That is not the case and you're not in a unique situation. Millions are in the same position you may be in, Therefore, many lawyers are extremely educated on this subject and can assist you from start to finish. I highly advise you to seek the knowledge of one, as again, I am NOT an attorney and the information above is not legally sound advice.

Short-sales can be tedious and complicated and it's best to seek the advice of a dedicated real estate agent. Therefore, my advice is to interview 2 or 3 agents before you make your decision.

Best regards, and again, please be aware that the advice above is not legal advice, but opinion based advice only. I do not claim to be an attorney, nor should the above be classified as advice obtained from an attorney. Please seek the advice of a real estate attorney if you have any questions pertaining to your situation.

Good luck,
Eric Abrams
CA Broker
San Francisco/ San Diego/Arizona
CAR 01862927
1 vote
Karen Parsons…, Agent, Laguna Beach, CA
Mon Jun 13, 2011

I'm not an this is not a legal position. But, I am fairly certain that a borrower is a borrower and any loan which can be pursued after a foreclosure or short sale can also be pursued by a non-occupant borrower...that's for starters.

I also believe in California that the non-recourse only applies to the primary I think this could be a problem for the borrower.

But good question for an attorney.

0 votes
Mike Ackerman…, Agent, San Francisco, CA
Wed Jun 8, 2011
Love it!!!

You have definitely asked an interesting question no one is going to stick their neck on a chopping block to answer. Again it all goes back to finding someone who will give you an answer you or your client want to hear and then checking their credentials to see if they've ever walked the walk that they talk.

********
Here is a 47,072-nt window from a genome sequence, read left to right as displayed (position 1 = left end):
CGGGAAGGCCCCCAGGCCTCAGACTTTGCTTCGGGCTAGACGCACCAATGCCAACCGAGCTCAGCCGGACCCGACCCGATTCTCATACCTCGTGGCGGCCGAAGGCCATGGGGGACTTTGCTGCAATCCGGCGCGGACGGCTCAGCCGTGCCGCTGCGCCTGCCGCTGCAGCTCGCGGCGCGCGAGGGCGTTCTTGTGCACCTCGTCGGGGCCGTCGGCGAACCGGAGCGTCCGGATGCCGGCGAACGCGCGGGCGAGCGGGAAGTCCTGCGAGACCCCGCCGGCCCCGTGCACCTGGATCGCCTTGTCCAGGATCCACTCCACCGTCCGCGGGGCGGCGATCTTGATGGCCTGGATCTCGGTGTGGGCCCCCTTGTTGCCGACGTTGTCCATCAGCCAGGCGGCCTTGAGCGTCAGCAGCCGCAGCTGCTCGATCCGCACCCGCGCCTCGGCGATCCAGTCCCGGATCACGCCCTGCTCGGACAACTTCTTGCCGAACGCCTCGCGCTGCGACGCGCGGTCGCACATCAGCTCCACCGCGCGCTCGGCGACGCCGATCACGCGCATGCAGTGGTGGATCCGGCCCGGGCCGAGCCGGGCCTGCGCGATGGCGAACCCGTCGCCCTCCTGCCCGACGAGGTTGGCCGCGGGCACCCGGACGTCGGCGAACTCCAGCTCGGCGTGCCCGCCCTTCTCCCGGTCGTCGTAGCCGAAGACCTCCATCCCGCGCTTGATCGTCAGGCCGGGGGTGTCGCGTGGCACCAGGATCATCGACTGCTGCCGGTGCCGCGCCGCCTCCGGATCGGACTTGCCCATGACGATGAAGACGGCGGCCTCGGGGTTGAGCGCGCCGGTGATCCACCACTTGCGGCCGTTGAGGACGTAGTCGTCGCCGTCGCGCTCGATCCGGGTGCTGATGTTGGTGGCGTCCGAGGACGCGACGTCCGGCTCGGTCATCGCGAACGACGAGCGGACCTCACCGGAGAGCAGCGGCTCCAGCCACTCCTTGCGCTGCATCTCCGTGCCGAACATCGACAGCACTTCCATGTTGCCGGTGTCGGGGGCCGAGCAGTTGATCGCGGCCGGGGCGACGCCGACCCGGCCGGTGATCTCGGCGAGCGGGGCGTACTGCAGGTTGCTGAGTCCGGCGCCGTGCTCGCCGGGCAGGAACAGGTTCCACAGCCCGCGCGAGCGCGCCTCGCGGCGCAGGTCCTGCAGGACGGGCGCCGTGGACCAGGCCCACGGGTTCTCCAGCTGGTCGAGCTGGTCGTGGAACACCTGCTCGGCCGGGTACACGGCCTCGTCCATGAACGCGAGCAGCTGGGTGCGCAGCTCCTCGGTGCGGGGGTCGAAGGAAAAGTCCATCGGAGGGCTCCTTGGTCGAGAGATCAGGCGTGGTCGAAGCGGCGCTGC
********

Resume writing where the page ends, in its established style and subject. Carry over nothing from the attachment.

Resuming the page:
Good luck! In the meantime if you have a short sale and are looking for a listing agent to represent that buyer (or yourself) you may wish to give us a call.

Mike Ackerman
Zephyr Real Estate
0 votes
Steven Abrah…, Agent, LAGUNA BEACH, CA
Wed Jun 8, 2011
Is this an investment non-owner occupied property you are describing?
If so, there might be an issue of recourse.
Although we are an anti-deficiency state & the California Code of Civil Procedure Section 580(b) states in part:
"No deficiency judgment shall lie in any event after a sale of real property or an estate for years therein for failure of the purchaser to complete his or her contract of sale, or under a deed of trust or mortgage given to the vendor to secure payment of the balance of the purchase price of that real property or estate for years therein, or under a deed of trust or mortgage on a dwelling for not more than four families given to a lender to secure repayment of a loan which was in fact used to pay all or part of the purchase price of that dwelling occupied, entirely or in part, by the purchaser", I have witnessed the following:
Purchase money loans – no deficiency if it is owner-occupied, residential one to four.
Typically Excludes: vacation homes, home-equity lines of credit (HELOC), investment properties where the borrower does not reside there, apartment buildings more than 4 units.
If I were in this situation, I would simply conduct a short sale & have the lien holders agree in writing that the obligations are satisfied in full.
Steven Abraham
"25 Years of Professional Real Estate Experience"
Real Estate Broker
Prudential CA Realty
Laguna Beach, CA
Disclaimer: This information is to be used for entertainment purposes only! I am not an attorney and the above information is a personal opinion!
0 votes
Eric Michael…, , San Diego, CA
Wed Jun 8, 2011